Last week, AOL's original-programming channel launched the first six episodes of Acting Disruptive, a new 12-part Web series co-created and hosted by Max Lugavere (formerly of Current TV and the emcee of last month's Details "Tech & Tastemakers Summit" in New York City). The show profiles a gaggle of Hollywood stars who've added entrepreneur to their résumés (the first six episodes feature Jessica Alba, Jared Leto, Felicity Huffman, Adrian Grenier, Rainn Wilson, and Adam Goldberg).
"They are artists, innovators, and media pioneers—famous names that are challenging the status quo," Lugavere dramatically utters in the show's opening sequence. Eye roll if you will, but we were impressed by these stars' genuine passion and dedication to their ideas.
Here's a quick breakdown of the first six installments:
Celeb: Jessica Alba
Business: The Honest Company
Alba's is the most established of the celebrity-led companies Lugavere visits. Launched in 2011, the "family brand" makes everything from nontoxic toilet cleaner to cutesy diapers with ice-cream-cone prints. Alba says she sought to fill the niche between super-eco alternatives that are ugly and expensive and don't really work and harsh chemical-laden products that "might burn your baby's bum," as she puts it. Lugavere does his best to make Alba's attempts at "disrupting the baby industry" sound exciting, but how excited can you get about plaid diapers and packaged baby wipes?
Celeb: Jared Leto
Jared Leto has already disrupted one Hollywood cliché by starting a music career and not laughably failing at it. Now he's developing new ways to deliver music to fans worldwide. VyRT is a social live-streaming concert service where, in exchange for buying virtual tickets, people can see a band and interact with fellow fans without having to put up with advertising or sponsorship (or traveling to the venue). Looking every bit the rock star with his scruffy beard and leather bracelets, Leto may surprise a few folks with his techie talk about things like "propietary real-time chat functions." Of the six celebs Lugavere visits in this first round, Leto cuts the most innovative and impressive figure.
Celeb: Felicity Huffman
What the flicka is What the Flicka? It's Felicity Huffman's advice website for moms and their female friends (Flicka is Huffman's childhood nickname). As awesome as Huffman is, sorry to say this episode is the weakest of the bunch. It starts with a hokey setup in which Lugavere finds the actress at home, still in her pajamas. Brushing her teeth while chatting with Lugavere, Huffman then pulls up her top and flashes the supposedly surprised host to prove that breast-feeding two kids has taken its toll (fortunately, AOL blurs the boobs). See, Felicity is a wacky, no-holds-barred kind of modern mom, and her tell-it-like-it-is attitude informs What the Flicka's content. Huffman's commitment to providing a space where women and moms can share their daily frustrations and joys is clear—what's not clear is exactly how it's disrupting the mommy-blog world (or why that world even needs disrupting to begin with).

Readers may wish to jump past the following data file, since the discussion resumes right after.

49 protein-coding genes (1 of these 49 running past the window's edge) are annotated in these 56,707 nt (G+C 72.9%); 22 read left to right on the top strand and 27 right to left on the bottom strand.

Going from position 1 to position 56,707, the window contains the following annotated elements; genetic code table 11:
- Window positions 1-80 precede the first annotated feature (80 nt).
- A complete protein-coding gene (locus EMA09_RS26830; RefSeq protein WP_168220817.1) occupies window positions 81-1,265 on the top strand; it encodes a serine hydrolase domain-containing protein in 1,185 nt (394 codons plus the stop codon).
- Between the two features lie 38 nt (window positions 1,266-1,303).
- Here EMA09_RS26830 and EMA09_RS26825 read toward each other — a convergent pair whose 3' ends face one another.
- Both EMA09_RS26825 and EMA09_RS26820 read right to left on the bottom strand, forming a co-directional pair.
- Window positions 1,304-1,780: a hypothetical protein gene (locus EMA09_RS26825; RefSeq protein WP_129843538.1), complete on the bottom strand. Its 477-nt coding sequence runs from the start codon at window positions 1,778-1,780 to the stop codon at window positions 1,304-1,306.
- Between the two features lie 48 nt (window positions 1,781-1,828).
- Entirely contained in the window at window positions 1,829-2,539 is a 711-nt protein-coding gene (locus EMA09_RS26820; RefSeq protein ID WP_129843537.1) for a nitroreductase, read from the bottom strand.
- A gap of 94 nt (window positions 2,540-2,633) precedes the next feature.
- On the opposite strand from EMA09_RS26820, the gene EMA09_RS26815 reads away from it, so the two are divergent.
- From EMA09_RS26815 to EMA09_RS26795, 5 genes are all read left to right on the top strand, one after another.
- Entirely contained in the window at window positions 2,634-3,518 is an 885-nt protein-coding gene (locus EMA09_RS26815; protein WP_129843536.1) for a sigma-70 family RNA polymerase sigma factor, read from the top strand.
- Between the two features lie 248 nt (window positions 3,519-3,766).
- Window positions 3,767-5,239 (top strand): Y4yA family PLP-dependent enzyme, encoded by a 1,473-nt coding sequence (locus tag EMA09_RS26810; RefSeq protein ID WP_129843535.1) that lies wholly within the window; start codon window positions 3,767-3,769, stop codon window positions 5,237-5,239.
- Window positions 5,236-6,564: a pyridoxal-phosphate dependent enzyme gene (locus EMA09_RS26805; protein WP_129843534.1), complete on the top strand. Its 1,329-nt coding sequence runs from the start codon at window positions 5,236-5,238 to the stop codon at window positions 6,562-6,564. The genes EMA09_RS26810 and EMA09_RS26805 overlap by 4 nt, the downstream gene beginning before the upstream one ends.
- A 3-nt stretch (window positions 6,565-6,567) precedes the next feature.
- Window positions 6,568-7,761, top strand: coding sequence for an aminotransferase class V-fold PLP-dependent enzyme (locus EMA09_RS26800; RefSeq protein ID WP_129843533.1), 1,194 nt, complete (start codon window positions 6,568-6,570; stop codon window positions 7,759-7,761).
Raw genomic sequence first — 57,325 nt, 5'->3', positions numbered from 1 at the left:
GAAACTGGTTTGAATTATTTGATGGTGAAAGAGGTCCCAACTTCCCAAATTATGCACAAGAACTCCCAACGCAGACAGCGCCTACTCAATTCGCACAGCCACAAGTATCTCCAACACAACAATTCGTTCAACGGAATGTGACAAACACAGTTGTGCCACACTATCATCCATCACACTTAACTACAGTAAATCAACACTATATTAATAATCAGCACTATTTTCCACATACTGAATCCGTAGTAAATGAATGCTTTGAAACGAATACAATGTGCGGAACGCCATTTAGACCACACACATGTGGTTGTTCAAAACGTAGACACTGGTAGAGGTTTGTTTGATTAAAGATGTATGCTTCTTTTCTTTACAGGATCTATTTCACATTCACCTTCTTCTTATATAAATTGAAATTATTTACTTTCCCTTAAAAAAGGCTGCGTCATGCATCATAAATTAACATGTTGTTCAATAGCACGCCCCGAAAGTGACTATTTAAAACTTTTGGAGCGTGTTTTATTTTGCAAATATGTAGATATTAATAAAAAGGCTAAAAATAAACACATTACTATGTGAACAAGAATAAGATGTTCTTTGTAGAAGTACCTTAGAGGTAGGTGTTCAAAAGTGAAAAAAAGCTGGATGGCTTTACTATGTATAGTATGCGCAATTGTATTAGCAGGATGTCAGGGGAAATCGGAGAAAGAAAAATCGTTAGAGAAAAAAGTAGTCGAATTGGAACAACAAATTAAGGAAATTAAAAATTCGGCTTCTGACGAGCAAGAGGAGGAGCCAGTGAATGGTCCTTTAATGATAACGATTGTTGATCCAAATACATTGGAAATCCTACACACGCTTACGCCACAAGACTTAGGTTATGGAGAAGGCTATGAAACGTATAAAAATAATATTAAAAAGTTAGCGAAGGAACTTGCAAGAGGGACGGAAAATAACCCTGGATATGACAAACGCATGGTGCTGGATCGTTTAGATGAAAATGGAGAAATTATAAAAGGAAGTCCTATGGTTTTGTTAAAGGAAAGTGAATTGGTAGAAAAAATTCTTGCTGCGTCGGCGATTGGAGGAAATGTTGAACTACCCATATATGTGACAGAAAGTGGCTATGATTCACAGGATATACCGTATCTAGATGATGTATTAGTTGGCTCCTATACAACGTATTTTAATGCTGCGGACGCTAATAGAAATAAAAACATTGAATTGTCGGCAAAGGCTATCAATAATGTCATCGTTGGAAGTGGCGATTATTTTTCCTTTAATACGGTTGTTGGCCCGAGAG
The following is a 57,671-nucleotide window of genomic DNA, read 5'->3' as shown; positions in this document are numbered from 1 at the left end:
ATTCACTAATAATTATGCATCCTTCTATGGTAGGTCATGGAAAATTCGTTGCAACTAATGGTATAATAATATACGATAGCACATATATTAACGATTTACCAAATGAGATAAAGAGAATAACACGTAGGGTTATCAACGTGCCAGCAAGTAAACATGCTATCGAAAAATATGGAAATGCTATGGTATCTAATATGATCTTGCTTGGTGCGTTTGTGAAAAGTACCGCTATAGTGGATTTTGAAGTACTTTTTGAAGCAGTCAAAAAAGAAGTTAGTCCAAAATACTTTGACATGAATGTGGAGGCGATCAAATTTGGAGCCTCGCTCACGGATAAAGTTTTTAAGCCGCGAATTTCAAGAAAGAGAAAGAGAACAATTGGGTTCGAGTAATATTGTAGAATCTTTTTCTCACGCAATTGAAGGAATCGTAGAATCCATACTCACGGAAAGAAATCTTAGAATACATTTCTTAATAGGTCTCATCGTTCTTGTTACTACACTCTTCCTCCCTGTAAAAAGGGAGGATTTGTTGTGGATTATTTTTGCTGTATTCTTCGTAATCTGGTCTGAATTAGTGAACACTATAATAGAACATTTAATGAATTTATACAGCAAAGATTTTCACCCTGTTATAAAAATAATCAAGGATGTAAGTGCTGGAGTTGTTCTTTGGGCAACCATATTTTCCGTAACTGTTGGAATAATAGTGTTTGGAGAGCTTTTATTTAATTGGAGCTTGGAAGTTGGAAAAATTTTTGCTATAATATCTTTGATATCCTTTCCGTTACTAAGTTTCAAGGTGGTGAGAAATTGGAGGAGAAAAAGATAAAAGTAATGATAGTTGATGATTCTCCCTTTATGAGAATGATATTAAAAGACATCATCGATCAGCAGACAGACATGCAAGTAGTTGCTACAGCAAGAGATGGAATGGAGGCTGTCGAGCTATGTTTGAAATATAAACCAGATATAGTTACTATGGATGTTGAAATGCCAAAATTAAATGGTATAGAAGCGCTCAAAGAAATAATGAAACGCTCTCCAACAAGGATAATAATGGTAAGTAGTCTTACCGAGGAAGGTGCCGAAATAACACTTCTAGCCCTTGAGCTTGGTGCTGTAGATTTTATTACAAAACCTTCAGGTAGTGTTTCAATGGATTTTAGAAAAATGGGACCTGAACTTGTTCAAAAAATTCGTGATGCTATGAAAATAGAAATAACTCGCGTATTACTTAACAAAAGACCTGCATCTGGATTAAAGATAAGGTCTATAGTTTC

Celeb: Adrian Grenier
Adrian Grenier wins the award for Most Earnest Celeb in this first season. His Web company, SHFT, is about "finding market-based solutions" to environmental problems and helping individuals make small changes in their consumption habits. SHFT's website (no doubt Shift.com was already taken) is a hub of environmental news and an eco-friendly marketplace where users can purchase hundreds of items from small, sustainable producers (things like light fixtures crafted from recycled scrap metal or desks made from wood scavenged from a whiskey warehouse). As Lugavere chats with Grenier, it's easy to forget the guy is anything other than a socially conscious new-media entrepreneur (or is that because he's basically been off the radar since Entourage ended?).
Celeb: Rainn Wilson
Business: Soul Pancake
"SoulPancake.com got started as a place for people to pose life's big questions," Rainn Wilson says while sitting with Lugavere in the media company's appropriately funky and modern office in Los Angeles. "You want to know what's really disruptive to the world?" he adds, further framing the company's mission. "Don't be jaded and cynical. It's so easy. What's hard is really connecting and staying pure of heart and positive of intention." But before you think that Wilson is challenging Grenier for that Most Earnest Celeb award, rest assured he brings some delightful dementia to the episode, like booting Lugavere out of his shag-carpeted custom-built seventies van after the host asks him a question he doesn't like.
Celeb: Adam Goldberg
Business: Vine Filmmaker
This one's a stretch. Yes, Goldberg has been hailed as the King of Vine and the Vine Auteur for his oddly creepy and undeniably creative films on Twitter's six-second-video platform. And okay, he was hired by European telecom company Orange to craft and post Vine vids from the 2013 Cannes Film Festival. But Goldberg isn't an entrepreneur—he's an artist whose trailblazing work has made people sit up and take notice of his talents in a new way. Then again, maybe being an artist, someone who puts forth a personal creative vision for public consumption, is simply the purest form of entrepreneurship there is.
The first six episodes of Acting Disruptive are available to view at ActingDisruptive.com. The next six episodes launch in mid-November.
Also on Details.com:
The Details Fall 2013 TV Primer
John Stamos on Losing His Virginity and Asking Celebrities to Discuss Their Sex Lives on His New Yahoo Show
Tracking 3 Fall TV Comedy Comebacks: Andy Samberg, Michael J. Fox, and Robin Williams